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Recipe for a Healthy Gut: Intake of Unpasteurised Milk Is Associated with Increased Lactobacillus Abundance in the Human Gut Microbiome

1
APC Microbiome Ireland, University College Cork, T12 YN60 Cork, Ireland
2
Department of Psychiatry, University College Cork, T12 YN60 Cork, Ireland
3
Department of Anatomy and Neuroscience, University College Cork, T12 YN60 Cork, Ireland
4
Department of Psychiatry and Psychotherapeutic Medicine, Medical University of Graz, 8036 Graz, Austria
5
Teagasc Food Research Programme, Moorepark, Fermoy, Co. Cork, T12 YN60 Cork, Ireland
6
Ballymaloe Cookery School, Organic Farm and Gardens, Shanagarry, Co. Cork, T12 YN60 Cork, Ireland
7
School of Microbiology, University College Cork, T12 YN60 Cork, Ireland
*
Author to whom correspondence should be addressed.
These authors contributed equally to this work.
Nutrients 2020, 12(5), 1468; https://doi.org/10.3390/nu12051468
Received: 18 April 2020 / Revised: 12 May 2020 / Accepted: 13 May 2020 / Published: 19 May 2020
(This article belongs to the Special Issue Role of Prebiotics and Probiotics in Health and Disease)
Introduction: The gut microbiota plays a role in gut–brain communication and can influence psychological functioning. Diet is one of the major determinants of gut microbiota composition. The impact of unpasteurised dairy products on the microbiota is unknown. In this observational study, we investigated the effect of a dietary change involving intake of unpasteurised dairy on gut microbiome composition and psychological status in participants undertaking a residential 12-week cookery course on an organic farm. Methods: Twenty-four participants completed the study. The majority of food consumed during their stay originated from the organic farm itself and included unpasteurised milk and dairy products. At the beginning and end of the course, participants provided faecal samples and completed self-report questionnaires on a variety of parameters including mood, anxiety and sleep. Nutrient intake was monitored with a food frequency questionnaire. Gut microbiota analysis was performed with 16S rRNA gene sequencing. Additionally, faecal short chain fatty acids (SCFAs) were measured. Results: Relative abundance of the genus Lactobacillus increased significantly between pre- and post-course time points. This increase was associated with participants intake of unpasteurised milk and dairy products. An increase in the faecal SCFA, valerate, was observed along with an increase in the functional richness of the microbiome profile, as determined by measuring the predictive neuroactive potential using a gut–brain module approach. Conclusions: While concerns in relation to safety need to be considered, intake of unpasteurised milk and dairy products appear to be associated with the growth of the probiotic bacterial genus, Lactobacillus, in the human gut. More research is needed on the effect of dietary changes on gut microbiome composition, in particular in relation to the promotion of bacterial genera, such as Lactobacillus, which are recognised as being beneficial for a range of physical and mental health outcomes. View Full-Text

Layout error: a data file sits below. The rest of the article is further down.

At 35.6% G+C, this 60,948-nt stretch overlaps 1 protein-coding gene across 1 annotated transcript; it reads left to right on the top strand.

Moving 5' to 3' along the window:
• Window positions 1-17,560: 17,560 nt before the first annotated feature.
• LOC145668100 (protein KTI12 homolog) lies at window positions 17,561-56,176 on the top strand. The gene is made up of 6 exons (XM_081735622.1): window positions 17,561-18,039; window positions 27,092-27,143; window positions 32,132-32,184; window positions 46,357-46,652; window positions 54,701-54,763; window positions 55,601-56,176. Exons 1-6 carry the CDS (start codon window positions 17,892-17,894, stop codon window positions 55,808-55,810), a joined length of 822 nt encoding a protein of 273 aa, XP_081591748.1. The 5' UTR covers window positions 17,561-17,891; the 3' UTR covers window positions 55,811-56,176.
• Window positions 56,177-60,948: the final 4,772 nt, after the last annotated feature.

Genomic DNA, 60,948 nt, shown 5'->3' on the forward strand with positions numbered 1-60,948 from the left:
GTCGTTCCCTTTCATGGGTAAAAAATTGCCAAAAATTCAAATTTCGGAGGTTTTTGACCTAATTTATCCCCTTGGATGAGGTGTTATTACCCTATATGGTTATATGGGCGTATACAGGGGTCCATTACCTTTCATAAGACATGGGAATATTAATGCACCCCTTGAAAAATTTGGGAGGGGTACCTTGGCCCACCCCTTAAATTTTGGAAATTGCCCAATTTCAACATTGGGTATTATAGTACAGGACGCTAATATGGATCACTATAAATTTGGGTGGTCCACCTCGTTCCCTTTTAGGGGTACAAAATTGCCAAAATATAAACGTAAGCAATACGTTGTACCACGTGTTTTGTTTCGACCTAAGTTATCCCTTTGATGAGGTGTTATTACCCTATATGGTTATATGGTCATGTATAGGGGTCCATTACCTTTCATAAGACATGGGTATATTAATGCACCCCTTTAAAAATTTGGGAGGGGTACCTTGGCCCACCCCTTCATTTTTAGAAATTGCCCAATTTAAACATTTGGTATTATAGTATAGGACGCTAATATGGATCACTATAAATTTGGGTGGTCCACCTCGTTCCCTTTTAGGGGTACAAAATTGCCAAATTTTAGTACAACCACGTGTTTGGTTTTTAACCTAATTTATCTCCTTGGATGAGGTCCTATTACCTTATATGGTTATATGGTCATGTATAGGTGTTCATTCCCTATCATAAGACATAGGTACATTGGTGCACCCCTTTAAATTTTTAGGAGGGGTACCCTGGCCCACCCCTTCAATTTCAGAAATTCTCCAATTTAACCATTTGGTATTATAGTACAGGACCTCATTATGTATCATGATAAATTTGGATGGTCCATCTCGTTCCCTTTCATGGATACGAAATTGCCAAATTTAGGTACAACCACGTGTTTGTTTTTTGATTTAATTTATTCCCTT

Keywords: microbiome-gut-brain axis; microbiota; probiotic; Lactobacillus; unpasteurised; raw; milk; dairy microbiome-gut-brain axis; microbiota; probiotic; Lactobacillus; unpasteurised; raw; milk; dairy
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Butler, M.I.; Bastiaanssen, T.F.S.; Long-Smith, C.; Berding, K.; Morkl, S.; Cusack, A.-M.; Strain, C.; Busca, K.; Porteous-Allen, P.; Claesson, M.J.; Stanton, C.; Cryan, J.F.; Allen, D.; Dinan, T.G. Recipe for a Healthy Gut: Intake of Unpasteurised Milk Is Associated with Increased Lactobacillus Abundance in the Human Gut Microbiome. Nutrients 2020, 12, 1468.

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